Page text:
Mom says there’s no way they left me alone up there with the news on. “We would never have done that.”
“Really?” Dad asks.
The school administrators had washed their hands of it too. Everyone seemed to pass the emotional-political baggage that comes with the end of the end of history down the line.
> “Tell the kids.” “Tell the kids.” “Tell the kids.” No one told the kids? Somewhere Catherine O’Hara screams: KARL!
So at 6pm, there had been a pack of ten year old wolf-children running around on asphalt somewhere in America without a clue about civilization. And later that night, Mom and Dad had let NBC raise their feral son with backlit shadows—I who emerged sleepy-eyed into the blue light of the 21st century for dinner, the silhouette of the falling man afterimaged into my nascent political conscience. My phantom twin, the son of Mars, bled the beasts whilst I was nourished in the Lupercal.
> If you give a wolf a house of cards, he’ll ask to play fifty-two pick up. If you give a pig his iron, he’ll build a cauldron of steel. If you give a curious George a vial of invisible ink, he’ll draft figments for your lying eyes.
It embeds a Truman Show-like latent anxiety—an historical dissociation—what, a world capable of both fomenting and caching events while the cosmic soup around these instances inflates. Just who did the Patriot Act put behind the TV screen to watch us watch the world? Through the fossil record weaves temporal subterfuge: a “Rip Van Winkle” effect, a “Time Enough At Last” trope, a just-missed bus… such monumental FoMo far exceeds the damage done by finding out your favorite cat died a week ago while you were at summer camp. They tell you in the car. Actually, on the side of the road. On the way home. A full six hours after they had picked you up. They knew all this time? How far had they planned to drive?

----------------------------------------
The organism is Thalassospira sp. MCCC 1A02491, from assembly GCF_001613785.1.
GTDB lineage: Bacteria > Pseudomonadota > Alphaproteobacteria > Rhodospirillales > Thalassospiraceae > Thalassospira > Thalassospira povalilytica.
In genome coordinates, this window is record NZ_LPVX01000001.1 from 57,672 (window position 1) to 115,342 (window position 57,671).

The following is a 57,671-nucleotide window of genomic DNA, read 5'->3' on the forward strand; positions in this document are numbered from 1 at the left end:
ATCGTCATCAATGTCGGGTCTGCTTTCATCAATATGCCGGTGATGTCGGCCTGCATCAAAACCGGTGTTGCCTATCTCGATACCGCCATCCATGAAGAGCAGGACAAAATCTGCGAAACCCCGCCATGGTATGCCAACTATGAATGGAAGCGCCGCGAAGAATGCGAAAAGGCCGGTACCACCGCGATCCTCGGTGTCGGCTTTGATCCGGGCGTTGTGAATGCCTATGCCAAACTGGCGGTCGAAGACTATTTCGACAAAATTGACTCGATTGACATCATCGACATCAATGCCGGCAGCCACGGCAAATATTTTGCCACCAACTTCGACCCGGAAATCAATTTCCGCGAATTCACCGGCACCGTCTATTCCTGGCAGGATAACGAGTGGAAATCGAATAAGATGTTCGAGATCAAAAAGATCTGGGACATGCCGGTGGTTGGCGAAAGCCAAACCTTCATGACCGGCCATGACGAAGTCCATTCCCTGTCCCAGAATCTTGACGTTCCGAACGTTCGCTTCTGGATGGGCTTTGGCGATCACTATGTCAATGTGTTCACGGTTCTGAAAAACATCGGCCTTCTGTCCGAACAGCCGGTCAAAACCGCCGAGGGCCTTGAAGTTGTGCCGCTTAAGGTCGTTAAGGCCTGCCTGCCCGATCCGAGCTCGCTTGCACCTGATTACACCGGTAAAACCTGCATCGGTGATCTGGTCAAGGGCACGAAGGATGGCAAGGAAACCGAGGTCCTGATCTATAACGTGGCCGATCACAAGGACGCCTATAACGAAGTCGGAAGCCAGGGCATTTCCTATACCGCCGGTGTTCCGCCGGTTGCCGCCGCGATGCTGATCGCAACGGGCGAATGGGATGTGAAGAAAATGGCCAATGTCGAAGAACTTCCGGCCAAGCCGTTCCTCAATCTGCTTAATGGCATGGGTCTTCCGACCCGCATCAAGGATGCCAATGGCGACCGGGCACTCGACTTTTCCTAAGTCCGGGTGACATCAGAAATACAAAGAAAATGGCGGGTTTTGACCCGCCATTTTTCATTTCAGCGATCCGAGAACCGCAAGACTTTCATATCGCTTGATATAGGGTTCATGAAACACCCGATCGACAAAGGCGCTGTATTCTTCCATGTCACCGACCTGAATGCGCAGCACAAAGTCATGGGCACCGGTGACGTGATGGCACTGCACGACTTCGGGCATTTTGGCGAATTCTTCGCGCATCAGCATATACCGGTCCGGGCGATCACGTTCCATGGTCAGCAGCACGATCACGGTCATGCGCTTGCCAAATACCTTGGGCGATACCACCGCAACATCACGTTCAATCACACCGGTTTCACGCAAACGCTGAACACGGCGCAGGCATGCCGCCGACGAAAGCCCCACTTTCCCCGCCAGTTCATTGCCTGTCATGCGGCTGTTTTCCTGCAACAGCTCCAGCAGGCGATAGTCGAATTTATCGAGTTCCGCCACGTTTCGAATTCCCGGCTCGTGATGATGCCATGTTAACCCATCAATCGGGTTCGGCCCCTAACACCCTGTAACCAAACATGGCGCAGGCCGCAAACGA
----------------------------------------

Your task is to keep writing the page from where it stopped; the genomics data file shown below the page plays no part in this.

Maybe it’s closer to learning that the pilots of downed planes rarely put out distress calls. Frogs. Water. Left the kettle on. Hypoxia. Coma. Black?
> Icarus dicarus dock—A Bush ran down the cuckoo clock. The clock struck twelve—and all the Bulletin of the Atomic Scientists and all the top brass couldn’t bring us together again.
For centuries, empires passed through Afghanistan, without villages ever knowing their rule had changed hands. And on the day we watched the Saudis sack Rome on television to pundit poetry written in chyrons with not panacea, but panic—I had finally caught the rerun as a remedial grunt in the culture wars. What had been a Tuesday for me turned out to be, all along, the day an Empire fell in the shape of a waiter from on high—a hanged-man tarot premonition of surrender, and sacrifice, but more importantly, suspension in time—a limboed a-history animating a body that passes through/between/among/despite this and other worlds, unaware until at once expelled from the Garden and forced to face its reckoning.
In this way falling dreams that end in a shout and a reverberating mattress look less like the inherited trauma of monkeys in trees and more like the cynical tauntings of a god who will one day reveal one’s waking life had actually just been sleep. This, I swear, is scarier than simulation theory. E pluribus punctum. Quit selling me lies; I’m sick of waking in empty houses.
> It’s a world of laughter, a world of tears. It’s a small world after all, it’s a small world after all? It’s a fall world after all… though the rings are deep, and the layers divide, a golden bough is not an olive branch but an invitation down.
At the fall, what shape will my body take? Perhaps that of the Ouroboros.